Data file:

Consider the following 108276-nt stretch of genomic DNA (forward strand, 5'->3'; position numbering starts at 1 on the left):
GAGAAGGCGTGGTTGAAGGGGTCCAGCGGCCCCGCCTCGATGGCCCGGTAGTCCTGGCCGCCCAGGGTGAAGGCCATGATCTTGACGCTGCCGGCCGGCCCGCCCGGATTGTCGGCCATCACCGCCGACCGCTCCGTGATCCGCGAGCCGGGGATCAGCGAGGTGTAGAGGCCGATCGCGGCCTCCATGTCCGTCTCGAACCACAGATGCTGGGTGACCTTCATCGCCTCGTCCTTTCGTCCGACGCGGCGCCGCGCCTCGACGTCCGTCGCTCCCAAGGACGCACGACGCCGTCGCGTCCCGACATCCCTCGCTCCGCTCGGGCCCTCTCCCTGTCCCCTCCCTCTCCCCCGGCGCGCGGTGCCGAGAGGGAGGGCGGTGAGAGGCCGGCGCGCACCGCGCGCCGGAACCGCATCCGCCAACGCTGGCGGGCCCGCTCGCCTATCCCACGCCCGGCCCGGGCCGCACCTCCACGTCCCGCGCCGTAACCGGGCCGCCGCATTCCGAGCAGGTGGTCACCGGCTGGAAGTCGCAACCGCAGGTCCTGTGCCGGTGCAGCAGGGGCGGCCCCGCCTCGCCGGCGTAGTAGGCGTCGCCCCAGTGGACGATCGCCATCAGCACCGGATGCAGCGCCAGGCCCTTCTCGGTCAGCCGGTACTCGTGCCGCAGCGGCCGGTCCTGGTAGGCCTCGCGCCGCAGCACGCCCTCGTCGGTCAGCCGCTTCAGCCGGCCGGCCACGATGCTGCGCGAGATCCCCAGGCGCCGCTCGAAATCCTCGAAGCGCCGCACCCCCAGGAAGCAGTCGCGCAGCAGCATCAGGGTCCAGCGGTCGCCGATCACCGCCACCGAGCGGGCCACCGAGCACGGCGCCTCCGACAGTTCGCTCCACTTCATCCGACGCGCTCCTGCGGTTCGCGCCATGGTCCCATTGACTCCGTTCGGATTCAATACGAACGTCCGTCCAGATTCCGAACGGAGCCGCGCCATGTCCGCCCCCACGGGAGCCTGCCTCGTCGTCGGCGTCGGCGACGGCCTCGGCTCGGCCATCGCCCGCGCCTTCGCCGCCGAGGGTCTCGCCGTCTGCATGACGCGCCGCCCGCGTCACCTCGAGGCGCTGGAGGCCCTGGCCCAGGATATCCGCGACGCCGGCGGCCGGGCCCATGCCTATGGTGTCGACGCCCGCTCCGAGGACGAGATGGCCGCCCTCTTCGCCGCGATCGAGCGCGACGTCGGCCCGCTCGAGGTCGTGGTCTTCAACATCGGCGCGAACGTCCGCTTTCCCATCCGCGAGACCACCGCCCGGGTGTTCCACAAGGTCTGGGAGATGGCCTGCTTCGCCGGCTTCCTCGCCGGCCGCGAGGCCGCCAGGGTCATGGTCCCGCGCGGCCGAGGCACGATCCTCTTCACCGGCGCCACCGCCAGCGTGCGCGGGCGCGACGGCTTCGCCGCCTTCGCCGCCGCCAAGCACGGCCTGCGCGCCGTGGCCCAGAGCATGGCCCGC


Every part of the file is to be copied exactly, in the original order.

Consider the following 108276-nt stretch of genomic DNA (forward strand, 5'->3'; position numbering starts at 1 on the left):
GAGAAGGCGTGGTTGAAGGGGTCCAGCGGCCCCGCCTCGATGGCCCGGTAGTCCTGGCCGCCCAGGGTGAAGGCCATGATCTTGACGCTGCCGGCCGGCCCGCCCGGATTGTCGGCCATCACCGCCGACCGCTCCGTGATCCGCGAGCCGGGGATCAGCGAGGTGTAGAGGCCGATCGCGGCCTCCATGTCCGTCTCGAACCACAGATGCTGGGTGACCTTCATCGCCTCGTCCTTTCGTCCGACGCGGCGCCGCGCCTCGACGTCCGTCGCTCCCAAGGACGCACGACGCCGTCGCGTCCCGACATCCCTCGCTCCGCTCGGGCCCTCTCCCTGTCCCCTCCCTCTCCCCCGGCGCGCGGTGCCGAGAGGGAGGGCGGTGAGAGGCCGGCGCGCACCGCGCGCCGGAACCGCATCCGCCAACGCTGGCGGGCCCGCTCGCCTATCCCACGCCCGGCCCGGGCCGCACCTCCACGTCCCGCGCCGTAACCGGGCCGCCGCATTCCGAGCAGGTGGTCACCGGCTGGAAGTCGCAACCGCAGGTCCTGTGCCGGTGCAGCAGGGGCGGCCCCGCCTCGCCGGCGTAGTAGGCGTCGCCCCAGTGGACGATCGCCATCAGCACCGGATGCAGCGCCAGGCCCTTCTCGGTCAGCCGGTACTCGTGCCGCAGCGGCCGGTCCTGGTAGGCCTCGCGCCGCAGCACGCCCTCGTCGGTCAGCCGCTTCAGCCGGCCGGCCACGATGCTGCGCGAGATCCCCAGGCGCCGCTCGAAATCCTCGAAGCGCCGCACCCCCAGGAAGCAGTCGCGCAGCAGCATCAGGGTCCAGCGGTCGCCGATCACCGCCACCGAGCGGGCCACCGAGCACGGCGCCTCCGACAGTTCGCTCCACTTCATCCGACGCGCTCCTGCGGTTCGCGCCATGGTCCCATTGACTCCGTTCGGATTCAATACGAACGTCCGTCCAGATTCCGAACGGAGCCGCGCCATGTCCGCCCCCACGGGAGCCTGCCTCGTCGTCGGCGTCGGCGACGGCCTCGGCTCGGCCATCGCCCGCGCCTTCGCCGCCGAGGGTCTCGCCGTCTGCATGACGCGCCGCCCGCGTCACCTCGAGGCGCTGGAGGCCCTGGCCCAGGATATCCGCGACGCCGGCGGCCGGGCCCATGCCTATGGTGTCGACGCCCGCTCCGAGGACGAGATGGCCGCCCTCTTCGCCGCGATCGAGCGCGACGTCGGCCCGCTCGAGGTCGTGGTCTTCAACATCGGCGCGAACGTCCGCTTTCCCATCCGCGAGACCACCGCCCGGGTGTTCCACAAGGTCTGGGAGATGGCCTGCTTCGCCGGCTTCCTCGCCGGCCGCGAGGCCGCCAGGGTCATGGTCCCGCGCGGCCGAGGCACGATCCTCTTCACCGGCGCCACCGCCAGCGTGCGCGGGCGCGACGGCTTCGCCGCCTTCGCCGCCGCCAAGCACGGCCTGCGCGCCGTGGCCCAGAGCATGGCCCGC